Let us take as one example the Israeli/Palestinian conflict. In early May, Mr Biden, an ardent supporter of a two-state solution, stated as follows:
“A priority now for the cause of Israeli-Palestinian peace should be resuming our dialogue with the Palestinians and pressing Israel not to take actions that make a two-state solution impossible. I will reopen the U.S. consulate in East Jerusalem, find a way to reopen the PLO’s diplomatic mission in Washington, and resume the decades-long economic and security assistance efforts to the Palestinians that the Trump Administration stopped.”
So far, all very clear. But Mr Biden has also said that he would not close the US Embassy in Jerusalem; and, contrary to both pressure from the left of his own party and the claims of some Republicans, he strongly opposes cutting aid to Israel as leverage. By his reverting to something akin to the status quo ante with both parties, I, at least, am left wondering where he would find the leverage to bring them to the table with more honest intent than we have seen over the past three decades or so.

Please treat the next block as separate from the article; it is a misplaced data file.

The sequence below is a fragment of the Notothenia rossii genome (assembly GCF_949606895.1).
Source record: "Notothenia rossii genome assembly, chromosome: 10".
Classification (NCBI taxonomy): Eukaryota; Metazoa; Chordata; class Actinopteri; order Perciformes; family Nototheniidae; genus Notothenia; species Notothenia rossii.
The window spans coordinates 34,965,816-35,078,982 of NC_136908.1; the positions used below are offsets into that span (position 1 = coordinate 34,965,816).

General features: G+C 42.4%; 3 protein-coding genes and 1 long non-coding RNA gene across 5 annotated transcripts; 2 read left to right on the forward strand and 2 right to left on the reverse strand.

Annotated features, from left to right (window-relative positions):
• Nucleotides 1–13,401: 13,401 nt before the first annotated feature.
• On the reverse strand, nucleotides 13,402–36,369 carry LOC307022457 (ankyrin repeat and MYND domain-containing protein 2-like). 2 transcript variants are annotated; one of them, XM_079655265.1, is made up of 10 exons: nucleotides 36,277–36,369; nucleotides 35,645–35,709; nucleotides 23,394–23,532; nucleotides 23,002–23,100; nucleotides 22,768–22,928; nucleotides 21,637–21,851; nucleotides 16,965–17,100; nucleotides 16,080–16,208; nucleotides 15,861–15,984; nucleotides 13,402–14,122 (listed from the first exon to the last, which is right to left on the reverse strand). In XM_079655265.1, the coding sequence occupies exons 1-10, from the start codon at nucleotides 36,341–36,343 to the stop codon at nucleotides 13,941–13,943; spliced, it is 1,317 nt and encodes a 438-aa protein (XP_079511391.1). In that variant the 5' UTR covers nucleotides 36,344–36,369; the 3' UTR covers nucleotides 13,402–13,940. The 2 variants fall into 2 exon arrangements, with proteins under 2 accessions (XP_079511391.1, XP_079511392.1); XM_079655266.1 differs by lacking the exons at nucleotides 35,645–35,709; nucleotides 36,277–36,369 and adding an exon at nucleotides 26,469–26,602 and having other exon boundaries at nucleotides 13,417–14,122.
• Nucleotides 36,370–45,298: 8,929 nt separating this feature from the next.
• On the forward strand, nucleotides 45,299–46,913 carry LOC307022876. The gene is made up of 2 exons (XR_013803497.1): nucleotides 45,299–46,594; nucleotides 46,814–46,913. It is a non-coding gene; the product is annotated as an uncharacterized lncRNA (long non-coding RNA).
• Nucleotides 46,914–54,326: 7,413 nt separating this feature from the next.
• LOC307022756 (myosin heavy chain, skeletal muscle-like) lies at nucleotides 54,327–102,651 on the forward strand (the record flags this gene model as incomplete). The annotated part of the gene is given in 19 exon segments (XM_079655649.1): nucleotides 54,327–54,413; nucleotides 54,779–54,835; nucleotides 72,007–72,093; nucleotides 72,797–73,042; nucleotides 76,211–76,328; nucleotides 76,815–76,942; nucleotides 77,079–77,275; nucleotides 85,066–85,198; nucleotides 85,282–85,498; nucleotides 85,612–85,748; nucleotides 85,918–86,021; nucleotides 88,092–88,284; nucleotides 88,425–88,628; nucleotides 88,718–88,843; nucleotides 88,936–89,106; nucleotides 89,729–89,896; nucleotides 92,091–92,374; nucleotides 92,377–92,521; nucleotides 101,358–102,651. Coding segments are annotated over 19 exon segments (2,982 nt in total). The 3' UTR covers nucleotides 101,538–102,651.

Similarly with Iran, on which he has spoken as follows:
“If Iran moves back into compliance with its nuclear obligations, I would reenter the JCPOA as a starting point to work alongside our allies in Europe and other world powers to extend the deal’s nuclear constraints.”
Again, laudatory in principle. But, especially when the regime in Tehran firmly believes that it never reaped the benefits which were promised under the terms of the JCPOA even before Mr Trump withdrew the US, what exactly does Mr Biden have up his sleeve to bring the Iranians to the table in earnest over the nuclear issue per se, let alone Iran’s regional aspirations?
Which brings us to what may be the biggest question of all, ie the credibility of the US in the region either as a partner or as a persuader.